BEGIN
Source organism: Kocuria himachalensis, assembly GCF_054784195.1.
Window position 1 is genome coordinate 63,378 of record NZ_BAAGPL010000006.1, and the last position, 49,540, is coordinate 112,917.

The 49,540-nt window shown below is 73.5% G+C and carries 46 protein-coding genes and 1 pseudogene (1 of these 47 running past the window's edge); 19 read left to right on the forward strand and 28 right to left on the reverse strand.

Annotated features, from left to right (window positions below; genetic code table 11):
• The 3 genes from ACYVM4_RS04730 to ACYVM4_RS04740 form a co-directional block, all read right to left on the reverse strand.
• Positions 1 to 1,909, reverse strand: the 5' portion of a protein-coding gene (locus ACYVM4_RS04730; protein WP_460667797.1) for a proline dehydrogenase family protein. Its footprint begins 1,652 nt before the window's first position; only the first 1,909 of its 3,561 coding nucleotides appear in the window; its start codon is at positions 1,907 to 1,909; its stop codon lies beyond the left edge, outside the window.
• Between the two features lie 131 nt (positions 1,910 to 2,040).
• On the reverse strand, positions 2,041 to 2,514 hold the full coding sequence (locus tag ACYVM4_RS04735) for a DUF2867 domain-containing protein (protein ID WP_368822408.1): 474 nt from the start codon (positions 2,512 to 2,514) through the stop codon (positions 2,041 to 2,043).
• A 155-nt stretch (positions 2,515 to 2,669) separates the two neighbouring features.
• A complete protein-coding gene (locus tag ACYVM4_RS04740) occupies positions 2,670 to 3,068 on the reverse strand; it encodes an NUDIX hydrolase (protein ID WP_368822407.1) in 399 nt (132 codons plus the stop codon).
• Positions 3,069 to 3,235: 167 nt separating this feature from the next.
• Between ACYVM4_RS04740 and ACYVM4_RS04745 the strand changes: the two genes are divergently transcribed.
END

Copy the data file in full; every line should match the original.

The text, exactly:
Source organism: Kocuria himachalensis, assembly GCF_054784195.1.
Window position 1 is genome coordinate 63,378 of record NZ_BAAGPL010000006.1, and the last position, 49,540, is coordinate 112,917.

The 49,540-nt window shown below is 73.5% G+C and carries 46 protein-coding genes and 1 pseudogene (1 of these 47 running past the window's edge); 19 read left to right on the forward strand and 28 right to left on the reverse strand.

Annotated features, from left to right (window positions below; genetic code table 11):
• The 3 genes from ACYVM4_RS04730 to ACYVM4_RS04740 form a co-directional block, all read right to left on the reverse strand.
• Positions 1 to 1,909, reverse strand: the 5' portion of a protein-coding gene (locus ACYVM4_RS04730; protein WP_460667797.1) for a proline dehydrogenase family protein. Its footprint begins 1,652 nt before the window's first position; only the first 1,909 of its 3,561 coding nucleotides appear in the window; its start codon is at positions 1,907 to 1,909; its stop codon lies beyond the left edge, outside the window.
• Between the two features lie 131 nt (positions 1,910 to 2,040).
• On the reverse strand, positions 2,041 to 2,514 hold the full coding sequence (locus tag ACYVM4_RS04735) for a DUF2867 domain-containing protein (protein ID WP_368822408.1): 474 nt from the start codon (positions 2,512 to 2,514) through the stop codon (positions 2,041 to 2,043).
• A 155-nt stretch (positions 2,515 to 2,669) separates the two neighbouring features.
• A complete protein-coding gene (locus tag ACYVM4_RS04740) occupies positions 2,670 to 3,068 on the reverse strand; it encodes an NUDIX hydrolase (protein ID WP_368822407.1) in 399 nt (132 codons plus the stop codon).
• Positions 3,069 to 3,235: 167 nt separating this feature from the next.
• Between ACYVM4_RS04740 and ACYVM4_RS04745 the strand changes: the two genes are divergently transcribed.